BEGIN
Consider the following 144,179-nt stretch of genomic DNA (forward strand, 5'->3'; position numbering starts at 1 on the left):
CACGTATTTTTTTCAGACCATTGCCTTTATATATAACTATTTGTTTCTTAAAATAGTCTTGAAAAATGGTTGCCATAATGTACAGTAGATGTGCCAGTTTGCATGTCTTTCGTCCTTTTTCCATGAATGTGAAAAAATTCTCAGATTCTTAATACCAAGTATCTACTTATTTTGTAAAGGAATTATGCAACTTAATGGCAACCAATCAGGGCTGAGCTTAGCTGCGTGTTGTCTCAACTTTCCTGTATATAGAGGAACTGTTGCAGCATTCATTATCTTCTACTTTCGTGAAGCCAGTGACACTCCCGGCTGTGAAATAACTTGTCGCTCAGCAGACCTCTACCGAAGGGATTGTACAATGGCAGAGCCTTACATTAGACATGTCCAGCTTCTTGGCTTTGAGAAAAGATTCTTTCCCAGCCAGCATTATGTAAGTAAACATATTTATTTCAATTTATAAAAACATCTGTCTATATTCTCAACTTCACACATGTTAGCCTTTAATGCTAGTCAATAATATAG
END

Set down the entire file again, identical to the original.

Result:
Consider the following 144,179-nt stretch of genomic DNA (forward strand, 5'->3'; position numbering starts at 1 on the left):
CACGTATTTTTTTCAGACCATTGCCTTTATATATAACTATTTGTTTCTTAAAATAGTCTTGAAAAATGGTTGCCATAATGTACAGTAGATGTGCCAGTTTGCATGTCTTTCGTCCTTTTTCCATGAATGTGAAAAAATTCTCAGATTCTTAATACCAAGTATCTACTTATTTTGTAAAGGAATTATGCAACTTAATGGCAACCAATCAGGGCTGAGCTTAGCTGCGTGTTGTCTCAACTTTCCTGTATATAGAGGAACTGTTGCAGCATTCATTATCTTCTACTTTCGTGAAGCCAGTGACACTCCCGGCTGTGAAATAACTTGTCGCTCAGCAGACCTCTACCGAAGGGATTGTACAATGGCAGAGCCTTACATTAGACATGTCCAGCTTCTTGGCTTTGAGAAAAGATTCTTTCCCAGCCAGCATTATGTAAGTAAACATATTTATTTCAATTTATAAAAACATCTGTCTATATTCTCAACTTCACACATGTTAGCCTTTAATGCTAGTCAATAATATAG